A good example is Red Scare/Purge.  The event text is unbelievably strong: it can cause your opponent to flat-out lose the game.  But while a weaker player will tend to automatically headline the card, seeing only the advantages and opportunities of -1 to your opponents’ Ops, a strong player will also spot the potential benefits of being able to play 4 Ops at once (one of only five Early War 4 Ops cards), and recognize when Red Scare/Purge ends up being more beneficial when played for Operations.

To get better at this differentiation, it is helpful to classify the cards in the game into four categories: your opponents’ starred events, your own starred events, neutral starred events, and recurring events.  With your own events, you are choosing between the Ops and the event; with your opponent’s events, you are choosing between the Ops minus the event effect or the Space Race.

Your opponents’ starred events

Your opponents’ starred events can only happen once in the game.  Prior to Turn 7, therefore, you should seek to trigger them whenever possible — better that you control its one-time effect than your opponent — rather than discarding them (by playing them on the Space Race, or by playing it with UN Intervention).  Some examples:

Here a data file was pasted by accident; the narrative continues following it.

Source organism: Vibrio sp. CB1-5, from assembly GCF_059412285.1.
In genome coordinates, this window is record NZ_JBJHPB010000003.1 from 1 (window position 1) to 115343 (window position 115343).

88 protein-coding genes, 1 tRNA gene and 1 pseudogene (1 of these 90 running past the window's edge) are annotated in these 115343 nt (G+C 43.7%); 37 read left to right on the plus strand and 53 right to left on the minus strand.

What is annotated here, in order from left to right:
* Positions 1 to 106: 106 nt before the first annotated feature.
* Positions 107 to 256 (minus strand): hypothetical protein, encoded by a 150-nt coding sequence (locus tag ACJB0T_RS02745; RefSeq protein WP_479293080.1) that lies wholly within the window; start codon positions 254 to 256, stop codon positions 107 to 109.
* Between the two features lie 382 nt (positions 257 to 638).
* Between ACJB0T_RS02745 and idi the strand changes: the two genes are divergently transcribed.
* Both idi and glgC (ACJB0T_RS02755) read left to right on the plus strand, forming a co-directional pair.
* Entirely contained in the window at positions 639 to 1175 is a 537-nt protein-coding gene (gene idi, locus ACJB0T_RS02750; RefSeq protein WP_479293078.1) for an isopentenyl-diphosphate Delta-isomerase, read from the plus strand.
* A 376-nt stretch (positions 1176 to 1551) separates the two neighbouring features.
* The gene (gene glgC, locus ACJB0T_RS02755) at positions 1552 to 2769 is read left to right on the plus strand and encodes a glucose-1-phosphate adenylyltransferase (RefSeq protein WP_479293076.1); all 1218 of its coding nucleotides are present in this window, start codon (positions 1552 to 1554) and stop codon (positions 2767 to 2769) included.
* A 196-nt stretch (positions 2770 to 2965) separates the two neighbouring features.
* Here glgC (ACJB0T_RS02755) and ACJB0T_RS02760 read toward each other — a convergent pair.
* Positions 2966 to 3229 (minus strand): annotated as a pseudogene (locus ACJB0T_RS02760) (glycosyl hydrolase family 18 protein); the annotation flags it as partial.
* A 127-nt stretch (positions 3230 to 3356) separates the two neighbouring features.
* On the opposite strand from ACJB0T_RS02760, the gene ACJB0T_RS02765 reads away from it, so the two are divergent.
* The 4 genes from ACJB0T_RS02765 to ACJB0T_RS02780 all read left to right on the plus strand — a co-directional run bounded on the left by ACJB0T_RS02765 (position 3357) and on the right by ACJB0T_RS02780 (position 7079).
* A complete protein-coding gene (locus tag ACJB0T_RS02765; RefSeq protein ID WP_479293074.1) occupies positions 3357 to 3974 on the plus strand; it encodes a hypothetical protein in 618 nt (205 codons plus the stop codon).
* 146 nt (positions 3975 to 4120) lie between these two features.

• The US should always try to get Warsaw Pact Formed out of the way as soon as possible, since 5 influence for the USSR is infinitely preferable to the looming threat of being able to instantly remove all US influence in eastern Europe.
  • A US player that draws De Gaulle Leads France can play it with an empty France and then place the 3Ops into France to make it 3/1.  On the other hand, a USSR player that draws De Gaulle can headline it and then take France easily on AR1.
  • The USSR should play Containment and Nuclear Subs on the final Action Round of a turn, where they have the least effect, rather than send them to space only for the US to draw them back and play them more effectively.